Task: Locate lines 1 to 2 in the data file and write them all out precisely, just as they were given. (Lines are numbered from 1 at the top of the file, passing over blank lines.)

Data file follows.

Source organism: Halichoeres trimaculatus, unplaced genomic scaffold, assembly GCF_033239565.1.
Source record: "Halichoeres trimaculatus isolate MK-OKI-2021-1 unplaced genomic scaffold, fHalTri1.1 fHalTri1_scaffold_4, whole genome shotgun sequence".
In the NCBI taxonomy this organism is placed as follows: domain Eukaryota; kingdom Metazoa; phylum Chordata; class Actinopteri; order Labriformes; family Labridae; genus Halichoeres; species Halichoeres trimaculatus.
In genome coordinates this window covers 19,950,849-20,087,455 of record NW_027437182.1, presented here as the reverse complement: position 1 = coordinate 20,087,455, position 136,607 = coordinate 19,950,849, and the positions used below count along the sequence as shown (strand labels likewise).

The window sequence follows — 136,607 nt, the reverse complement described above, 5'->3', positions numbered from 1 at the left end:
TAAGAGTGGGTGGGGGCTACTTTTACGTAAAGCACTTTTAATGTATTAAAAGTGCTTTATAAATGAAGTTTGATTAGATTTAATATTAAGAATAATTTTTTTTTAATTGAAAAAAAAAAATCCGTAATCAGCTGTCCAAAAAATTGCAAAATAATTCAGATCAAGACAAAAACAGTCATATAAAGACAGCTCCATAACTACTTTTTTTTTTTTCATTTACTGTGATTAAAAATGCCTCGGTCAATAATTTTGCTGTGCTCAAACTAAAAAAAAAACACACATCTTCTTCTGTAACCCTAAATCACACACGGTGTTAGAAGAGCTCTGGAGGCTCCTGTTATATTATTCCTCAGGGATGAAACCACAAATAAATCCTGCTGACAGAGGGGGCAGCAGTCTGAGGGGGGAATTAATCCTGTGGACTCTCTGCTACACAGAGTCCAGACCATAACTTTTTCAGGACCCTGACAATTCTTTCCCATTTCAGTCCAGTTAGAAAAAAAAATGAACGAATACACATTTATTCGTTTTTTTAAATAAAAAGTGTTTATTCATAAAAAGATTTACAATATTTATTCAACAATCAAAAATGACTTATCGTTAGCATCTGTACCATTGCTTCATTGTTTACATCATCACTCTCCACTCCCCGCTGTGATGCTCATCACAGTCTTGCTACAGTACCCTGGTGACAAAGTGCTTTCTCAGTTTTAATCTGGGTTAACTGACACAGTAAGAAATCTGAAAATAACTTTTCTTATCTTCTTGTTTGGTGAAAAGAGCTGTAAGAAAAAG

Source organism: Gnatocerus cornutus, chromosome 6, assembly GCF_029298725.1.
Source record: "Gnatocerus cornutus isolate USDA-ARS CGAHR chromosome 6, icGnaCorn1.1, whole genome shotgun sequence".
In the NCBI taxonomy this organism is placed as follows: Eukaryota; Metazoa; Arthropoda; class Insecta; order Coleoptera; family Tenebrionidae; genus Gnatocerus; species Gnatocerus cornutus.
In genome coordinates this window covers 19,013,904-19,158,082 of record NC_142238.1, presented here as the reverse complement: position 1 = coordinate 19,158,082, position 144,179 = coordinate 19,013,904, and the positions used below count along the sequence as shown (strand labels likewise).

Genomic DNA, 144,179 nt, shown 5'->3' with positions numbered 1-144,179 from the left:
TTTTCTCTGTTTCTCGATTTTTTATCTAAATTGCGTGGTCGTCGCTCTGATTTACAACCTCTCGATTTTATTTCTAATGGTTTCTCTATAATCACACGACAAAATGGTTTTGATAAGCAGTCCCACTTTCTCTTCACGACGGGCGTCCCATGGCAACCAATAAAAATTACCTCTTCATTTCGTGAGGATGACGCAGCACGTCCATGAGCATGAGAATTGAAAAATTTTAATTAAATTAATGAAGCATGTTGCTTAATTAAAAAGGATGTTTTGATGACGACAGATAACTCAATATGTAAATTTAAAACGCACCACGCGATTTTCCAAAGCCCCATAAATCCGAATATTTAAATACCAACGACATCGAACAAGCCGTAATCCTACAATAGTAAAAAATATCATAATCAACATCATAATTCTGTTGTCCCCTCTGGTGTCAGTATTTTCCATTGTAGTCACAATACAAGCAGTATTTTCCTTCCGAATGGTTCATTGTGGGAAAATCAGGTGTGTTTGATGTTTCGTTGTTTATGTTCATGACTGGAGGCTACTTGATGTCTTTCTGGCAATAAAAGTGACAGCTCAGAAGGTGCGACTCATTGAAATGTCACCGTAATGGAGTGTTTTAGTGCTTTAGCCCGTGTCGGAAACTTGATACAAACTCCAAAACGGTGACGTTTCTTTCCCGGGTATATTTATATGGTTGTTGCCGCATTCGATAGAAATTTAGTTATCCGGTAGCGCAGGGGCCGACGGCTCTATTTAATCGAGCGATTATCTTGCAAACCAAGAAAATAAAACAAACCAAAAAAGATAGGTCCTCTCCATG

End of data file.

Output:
Source organism: Halichoeres trimaculatus, unplaced genomic scaffold, assembly GCF_033239565.1.
Source record: "Halichoeres trimaculatus isolate MK-OKI-2021-1 unplaced genomic scaffold, fHalTri1.1 fHalTri1_scaffold_4, whole genome shotgun sequence".